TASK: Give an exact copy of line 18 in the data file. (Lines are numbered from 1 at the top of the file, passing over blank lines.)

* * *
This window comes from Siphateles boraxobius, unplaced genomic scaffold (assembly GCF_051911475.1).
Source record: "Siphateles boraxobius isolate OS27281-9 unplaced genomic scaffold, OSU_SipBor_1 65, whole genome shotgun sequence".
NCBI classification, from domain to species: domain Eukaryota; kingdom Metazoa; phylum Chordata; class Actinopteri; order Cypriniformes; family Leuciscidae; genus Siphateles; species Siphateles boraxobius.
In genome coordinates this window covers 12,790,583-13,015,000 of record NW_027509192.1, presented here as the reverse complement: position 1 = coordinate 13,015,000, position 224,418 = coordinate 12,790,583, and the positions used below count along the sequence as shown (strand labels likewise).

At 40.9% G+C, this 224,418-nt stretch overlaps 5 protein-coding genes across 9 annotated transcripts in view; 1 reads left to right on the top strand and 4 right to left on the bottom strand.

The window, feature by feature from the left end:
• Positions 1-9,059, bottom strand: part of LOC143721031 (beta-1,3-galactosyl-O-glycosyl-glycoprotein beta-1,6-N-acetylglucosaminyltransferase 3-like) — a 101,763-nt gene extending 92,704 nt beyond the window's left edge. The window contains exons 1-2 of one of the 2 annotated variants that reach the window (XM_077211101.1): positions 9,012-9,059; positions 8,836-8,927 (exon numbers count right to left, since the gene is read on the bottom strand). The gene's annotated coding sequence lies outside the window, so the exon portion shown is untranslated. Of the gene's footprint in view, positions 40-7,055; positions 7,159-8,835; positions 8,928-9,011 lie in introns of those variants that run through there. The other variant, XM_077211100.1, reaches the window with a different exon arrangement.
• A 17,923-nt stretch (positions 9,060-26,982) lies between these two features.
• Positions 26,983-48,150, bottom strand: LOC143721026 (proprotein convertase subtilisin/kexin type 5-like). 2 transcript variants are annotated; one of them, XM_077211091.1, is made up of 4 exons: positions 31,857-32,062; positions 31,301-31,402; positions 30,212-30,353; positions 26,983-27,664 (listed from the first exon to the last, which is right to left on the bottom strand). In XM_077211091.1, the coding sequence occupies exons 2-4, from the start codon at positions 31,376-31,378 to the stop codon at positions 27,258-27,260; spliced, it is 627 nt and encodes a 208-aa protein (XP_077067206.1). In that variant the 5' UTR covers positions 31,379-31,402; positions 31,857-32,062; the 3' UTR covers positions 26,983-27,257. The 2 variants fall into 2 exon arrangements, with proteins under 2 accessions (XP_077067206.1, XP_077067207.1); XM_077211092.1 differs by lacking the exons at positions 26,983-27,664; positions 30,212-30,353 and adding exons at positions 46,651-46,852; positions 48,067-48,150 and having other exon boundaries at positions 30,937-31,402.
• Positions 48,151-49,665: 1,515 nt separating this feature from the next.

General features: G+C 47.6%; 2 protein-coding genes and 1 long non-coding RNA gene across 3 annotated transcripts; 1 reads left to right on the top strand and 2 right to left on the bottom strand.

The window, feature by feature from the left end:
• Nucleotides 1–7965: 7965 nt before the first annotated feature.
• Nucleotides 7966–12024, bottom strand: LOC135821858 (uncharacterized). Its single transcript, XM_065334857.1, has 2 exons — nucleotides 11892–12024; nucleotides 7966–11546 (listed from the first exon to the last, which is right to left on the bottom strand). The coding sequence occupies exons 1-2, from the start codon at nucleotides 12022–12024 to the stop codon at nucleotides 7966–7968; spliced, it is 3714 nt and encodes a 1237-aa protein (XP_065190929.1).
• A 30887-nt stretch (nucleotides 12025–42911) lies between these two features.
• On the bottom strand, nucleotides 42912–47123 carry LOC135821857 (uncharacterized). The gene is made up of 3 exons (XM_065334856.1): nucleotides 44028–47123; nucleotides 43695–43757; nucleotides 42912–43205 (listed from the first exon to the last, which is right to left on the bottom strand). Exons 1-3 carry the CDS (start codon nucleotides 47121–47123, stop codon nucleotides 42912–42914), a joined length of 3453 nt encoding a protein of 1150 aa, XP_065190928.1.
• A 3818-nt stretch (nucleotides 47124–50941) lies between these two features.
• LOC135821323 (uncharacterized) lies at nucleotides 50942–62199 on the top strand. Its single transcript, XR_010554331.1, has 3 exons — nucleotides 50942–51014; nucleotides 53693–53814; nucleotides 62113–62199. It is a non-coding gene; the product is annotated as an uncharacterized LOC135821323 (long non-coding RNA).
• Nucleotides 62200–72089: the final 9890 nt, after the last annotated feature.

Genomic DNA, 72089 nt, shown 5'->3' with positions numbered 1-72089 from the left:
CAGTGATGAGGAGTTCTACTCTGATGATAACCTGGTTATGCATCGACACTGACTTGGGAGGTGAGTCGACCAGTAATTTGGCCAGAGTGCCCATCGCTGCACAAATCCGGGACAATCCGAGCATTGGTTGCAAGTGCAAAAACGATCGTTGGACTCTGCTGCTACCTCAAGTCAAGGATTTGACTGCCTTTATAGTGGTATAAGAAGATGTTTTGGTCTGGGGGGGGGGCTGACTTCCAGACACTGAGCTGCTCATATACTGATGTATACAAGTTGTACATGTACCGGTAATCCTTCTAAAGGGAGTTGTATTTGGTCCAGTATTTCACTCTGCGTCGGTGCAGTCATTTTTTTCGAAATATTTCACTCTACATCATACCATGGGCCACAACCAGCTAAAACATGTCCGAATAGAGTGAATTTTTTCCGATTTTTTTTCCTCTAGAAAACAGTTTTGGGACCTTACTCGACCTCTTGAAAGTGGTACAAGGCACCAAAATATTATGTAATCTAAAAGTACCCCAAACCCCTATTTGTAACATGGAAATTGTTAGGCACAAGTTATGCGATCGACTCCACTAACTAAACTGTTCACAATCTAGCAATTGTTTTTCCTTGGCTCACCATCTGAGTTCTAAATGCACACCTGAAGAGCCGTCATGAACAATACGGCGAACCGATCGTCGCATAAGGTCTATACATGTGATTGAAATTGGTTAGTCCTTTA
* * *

• LOC135821323 (uncharacterized) lies at nucleotides 50942–62199 on the top strand. Its single transcript, XR_010554331.1, has 3 exons — nucleotides 50942–51014; nucleotides 53693–53814; nucleotides 62113–62199. It is a non-coding gene; the product is annotated as an uncharacterized LOC135821323 (long non-coding RNA).